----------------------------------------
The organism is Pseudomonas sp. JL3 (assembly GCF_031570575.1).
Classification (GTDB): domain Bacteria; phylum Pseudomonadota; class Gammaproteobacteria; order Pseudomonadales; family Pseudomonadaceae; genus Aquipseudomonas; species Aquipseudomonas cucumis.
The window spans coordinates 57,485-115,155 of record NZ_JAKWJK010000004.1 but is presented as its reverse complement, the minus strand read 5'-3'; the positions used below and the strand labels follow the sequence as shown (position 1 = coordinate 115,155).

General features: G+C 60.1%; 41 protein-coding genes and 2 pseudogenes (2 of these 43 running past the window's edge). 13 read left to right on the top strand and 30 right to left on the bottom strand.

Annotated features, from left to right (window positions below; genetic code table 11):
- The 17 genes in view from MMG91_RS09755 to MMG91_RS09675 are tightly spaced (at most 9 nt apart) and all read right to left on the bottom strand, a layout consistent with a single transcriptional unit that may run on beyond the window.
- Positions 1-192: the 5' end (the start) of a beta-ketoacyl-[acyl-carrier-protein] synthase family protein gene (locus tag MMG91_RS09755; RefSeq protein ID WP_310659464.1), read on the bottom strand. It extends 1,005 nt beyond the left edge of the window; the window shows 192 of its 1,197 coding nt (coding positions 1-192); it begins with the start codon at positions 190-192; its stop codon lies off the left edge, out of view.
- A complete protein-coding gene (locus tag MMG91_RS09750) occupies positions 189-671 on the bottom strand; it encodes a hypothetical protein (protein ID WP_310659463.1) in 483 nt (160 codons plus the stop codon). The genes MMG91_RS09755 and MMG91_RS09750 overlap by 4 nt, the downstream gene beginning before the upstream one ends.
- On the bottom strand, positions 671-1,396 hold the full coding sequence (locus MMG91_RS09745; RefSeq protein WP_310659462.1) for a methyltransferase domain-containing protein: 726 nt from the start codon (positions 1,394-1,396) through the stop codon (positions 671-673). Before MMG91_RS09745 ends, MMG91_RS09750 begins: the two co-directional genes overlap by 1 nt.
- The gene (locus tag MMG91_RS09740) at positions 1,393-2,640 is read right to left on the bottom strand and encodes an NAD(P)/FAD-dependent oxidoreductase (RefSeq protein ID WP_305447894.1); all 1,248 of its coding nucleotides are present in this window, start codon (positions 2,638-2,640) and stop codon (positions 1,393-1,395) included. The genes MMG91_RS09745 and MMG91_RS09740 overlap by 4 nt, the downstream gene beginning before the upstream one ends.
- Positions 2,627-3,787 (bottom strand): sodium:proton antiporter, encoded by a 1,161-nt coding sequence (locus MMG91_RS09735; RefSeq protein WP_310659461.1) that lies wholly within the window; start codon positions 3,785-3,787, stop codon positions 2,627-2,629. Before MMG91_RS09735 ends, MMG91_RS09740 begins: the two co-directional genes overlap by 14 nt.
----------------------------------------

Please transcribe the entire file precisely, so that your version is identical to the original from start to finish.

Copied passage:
The organism is Pseudomonas sp. JL3 (assembly GCF_031570575.1).
Classification (GTDB): domain Bacteria; phylum Pseudomonadota; class Gammaproteobacteria; order Pseudomonadales; family Pseudomonadaceae; genus Aquipseudomonas; species Aquipseudomonas cucumis.
The window spans coordinates 57,485-115,155 of record NZ_JAKWJK010000004.1 but is presented as its reverse complement, the minus strand read 5'-3'; the positions used below and the strand labels follow the sequence as shown (position 1 = coordinate 115,155).

General features: G+C 60.1%; 41 protein-coding genes and 2 pseudogenes (2 of these 43 running past the window's edge). 13 read left to right on the top strand and 30 right to left on the bottom strand.

Annotated features, from left to right (window positions below; genetic code table 11):
- The 17 genes in view from MMG91_RS09755 to MMG91_RS09675 are tightly spaced (at most 9 nt apart) and all read right to left on the bottom strand, a layout consistent with a single transcriptional unit that may run on beyond the window.
- Positions 1-192: the 5' end (the start) of a beta-ketoacyl-[acyl-carrier-protein] synthase family protein gene (locus tag MMG91_RS09755; RefSeq protein ID WP_310659464.1), read on the bottom strand. It extends 1,005 nt beyond the left edge of the window; the window shows 192 of its 1,197 coding nt (coding positions 1-192); it begins with the start codon at positions 190-192; its stop codon lies off the left edge, out of view.
- A complete protein-coding gene (locus tag MMG91_RS09750) occupies positions 189-671 on the bottom strand; it encodes a hypothetical protein (protein ID WP_310659463.1) in 483 nt (160 codons plus the stop codon). The genes MMG91_RS09755 and MMG91_RS09750 overlap by 4 nt, the downstream gene beginning before the upstream one ends.
- On the bottom strand, positions 671-1,396 hold the full coding sequence (locus MMG91_RS09745; RefSeq protein WP_310659462.1) for a methyltransferase domain-containing protein: 726 nt from the start codon (positions 1,394-1,396) through the stop codon (positions 671-673). Before MMG91_RS09745 ends, MMG91_RS09750 begins: the two co-directional genes overlap by 1 nt.
- The gene (locus tag MMG91_RS09740) at positions 1,393-2,640 is read right to left on the bottom strand and encodes an NAD(P)/FAD-dependent oxidoreductase (RefSeq protein ID WP_305447894.1); all 1,248 of its coding nucleotides are present in this window, start codon (positions 2,638-2,640) and stop codon (positions 1,393-1,395) included. The genes MMG91_RS09745 and MMG91_RS09740 overlap by 4 nt, the downstream gene beginning before the upstream one ends.
- Positions 2,627-3,787 (bottom strand): sodium:proton antiporter, encoded by a 1,161-nt coding sequence (locus MMG91_RS09735; RefSeq protein WP_310659461.1) that lies wholly within the window; start codon positions 3,785-3,787, stop codon positions 2,627-2,629. Before MMG91_RS09735 ends, MMG91_RS09740 begins: the two co-directional genes overlap by 14 nt.